In November 2014, Cravath notably handled three M&A transactions in one day, spanning advertising, spirits, and pharmaceutical industries; and acted as legal advisor in a recently-announced deal backed by 3G Capital and Berkshire Hathaway Inc. that will create the third-largest food and beverage company in North America. Other significant representations have included legal work necessary to form NBC, United Airlines in its merger with Continental Airlines, the world's largest airline, to Unilever in its acquisition of Alberto Culver. In 2010, its litigation department won summary judgment for Morgan Stanley on its breach of contract claim against Discover Financial Services. In a subsequent settlement, Discover agreed to pay Morgan Stanley $775 million to resolve the litigation. In the same year they successfully represented Barnes & Noble in a landmark "poison pill" trial. In the past several decades Cravath has represented Netscape in its antitrust suit against Microsoft, resulting in a $750 million settlement; major merger and acquisition deals, such as the DuPont-Conoco merger, the Ford-Jaguar merger, the Bristol-Myers-Squibb merger, the Time-Warner merger, and the AOL-Time-Warner merger; and two famed libel suits: defending Time Inc. against Israeli General Ariel Sharon, and also defending CBS against U.S. Army General William Westmoreland.
Unlike others, Cravath has remained relatively small. Its approximately 500 lawyers are located primarily in the New York Office, with just a few dozen in the London office, which opened in 1973.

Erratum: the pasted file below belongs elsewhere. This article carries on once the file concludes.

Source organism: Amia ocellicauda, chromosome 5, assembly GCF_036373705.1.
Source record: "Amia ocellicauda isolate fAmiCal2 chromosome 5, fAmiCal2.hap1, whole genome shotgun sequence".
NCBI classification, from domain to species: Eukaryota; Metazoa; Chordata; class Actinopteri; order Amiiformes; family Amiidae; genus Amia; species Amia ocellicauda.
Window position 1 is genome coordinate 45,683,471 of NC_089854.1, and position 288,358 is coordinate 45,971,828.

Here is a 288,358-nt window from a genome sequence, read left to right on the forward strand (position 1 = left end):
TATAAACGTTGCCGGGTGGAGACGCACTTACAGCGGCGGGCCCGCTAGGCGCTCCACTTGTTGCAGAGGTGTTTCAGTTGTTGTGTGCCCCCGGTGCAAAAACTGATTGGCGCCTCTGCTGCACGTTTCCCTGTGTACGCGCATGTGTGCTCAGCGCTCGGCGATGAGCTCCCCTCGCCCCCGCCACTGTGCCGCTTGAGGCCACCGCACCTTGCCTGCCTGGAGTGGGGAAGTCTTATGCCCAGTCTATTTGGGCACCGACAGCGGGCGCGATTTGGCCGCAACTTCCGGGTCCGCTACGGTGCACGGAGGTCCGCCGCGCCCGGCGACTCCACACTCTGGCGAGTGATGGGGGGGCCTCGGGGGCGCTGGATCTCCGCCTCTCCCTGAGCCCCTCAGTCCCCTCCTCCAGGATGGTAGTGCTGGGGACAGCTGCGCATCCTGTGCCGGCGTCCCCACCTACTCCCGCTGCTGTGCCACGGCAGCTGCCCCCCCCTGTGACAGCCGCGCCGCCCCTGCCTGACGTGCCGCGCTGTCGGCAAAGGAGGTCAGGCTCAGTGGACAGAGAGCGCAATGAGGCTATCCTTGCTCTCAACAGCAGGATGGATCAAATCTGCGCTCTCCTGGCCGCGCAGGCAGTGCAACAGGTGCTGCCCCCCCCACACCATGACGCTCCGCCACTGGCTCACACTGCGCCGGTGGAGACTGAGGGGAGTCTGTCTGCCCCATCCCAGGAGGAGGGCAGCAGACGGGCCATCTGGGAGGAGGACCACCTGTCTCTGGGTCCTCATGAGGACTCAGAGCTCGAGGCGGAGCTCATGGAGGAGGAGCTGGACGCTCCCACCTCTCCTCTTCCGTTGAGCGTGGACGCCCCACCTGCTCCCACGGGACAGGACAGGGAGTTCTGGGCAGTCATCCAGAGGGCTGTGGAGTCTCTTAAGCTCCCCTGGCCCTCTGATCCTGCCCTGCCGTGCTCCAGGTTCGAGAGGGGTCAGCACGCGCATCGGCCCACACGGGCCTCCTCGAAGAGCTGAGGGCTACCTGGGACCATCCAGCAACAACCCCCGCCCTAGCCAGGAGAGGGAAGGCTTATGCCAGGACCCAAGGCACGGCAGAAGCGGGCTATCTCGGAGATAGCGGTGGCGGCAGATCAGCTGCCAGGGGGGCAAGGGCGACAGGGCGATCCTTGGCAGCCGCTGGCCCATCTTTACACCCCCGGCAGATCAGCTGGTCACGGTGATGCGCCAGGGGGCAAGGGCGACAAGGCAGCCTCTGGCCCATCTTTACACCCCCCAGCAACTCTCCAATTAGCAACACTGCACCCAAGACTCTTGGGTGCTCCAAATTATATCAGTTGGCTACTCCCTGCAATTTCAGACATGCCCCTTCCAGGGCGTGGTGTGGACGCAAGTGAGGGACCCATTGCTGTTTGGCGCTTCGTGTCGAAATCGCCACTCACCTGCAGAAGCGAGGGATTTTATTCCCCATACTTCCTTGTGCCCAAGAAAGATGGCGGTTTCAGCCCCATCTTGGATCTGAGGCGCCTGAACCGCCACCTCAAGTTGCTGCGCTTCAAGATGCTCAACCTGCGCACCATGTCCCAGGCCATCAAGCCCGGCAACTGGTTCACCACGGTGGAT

Cravath was ranked #2 in the 2013 Vault law firm "overall rankings." The firm consistently ranks within the top 3 on numerous Vault.com specialty rankings, including Antitrust, Corporate, Litigation, Mergers & Acquisitions, Securities and Tax. Chambers and Partners ranks Cravath in its top tier for Banking & Finance, Capital Markets (Debt & Equity), Corporate/M&A, Environmental, Media and Entertainment, Securities and General Commercial Litigation and Tax.
The firm is known for focusing its hiring on associates straight from law school; lateral hires are rare at any level. In 2005, Cravath hired Andrew W. Needham, formerly a tax partner at Willkie Farr & Gallagher, as the first lateral partner since Herbert L. Camp, also a tax partner, from the now-defunct Donovan Leisure Newton & Irvine in 1987. Camp, however, had previously been a Cravath associate and is therefore not considered a true lateral because he started his career there. Before that, Roswell Magill, a former Treasury Department official, became a Cravath tax partner in 1943. In 2007, the firm brought in Richard Levin from Skadden, Arps to boost its new bankruptcy practice. In 2011, Cravath hired Christine A. Varney, a former U.S. Assistant Attorney General for the Antitrust Division for the Obama Administration. In 2013, the firm hired David Kappos, who served as the Under Secretary of Commerce for Intellectual Property and Director of the United States Patent and Trademark Office.
Notable current and former employees
- Deborah Batts, judge of the United States District Court for the Southern District of New York
- Samuel Blatchford, Associate Justice of the Supreme Court of the United States
- William O. Douglas, chairman of the Securities and Exchange Commission, Associate Justice of the Supreme Court of the United States
- John T. Elfvin, federal judge nominated by President Ford
- Katherine B. Forrest, judge of the United States District Court for the Southern District of New York
- John Gleeson, judge of the United States District Court for the Southern District of New York
- James Clark McReynolds, United States Attorney General; Associate Justice of the United States Supreme Court, nominated by President Wilson
- Elijah Miller, judge in Auburn, New York; Auburn firm named partner with Seward from 1823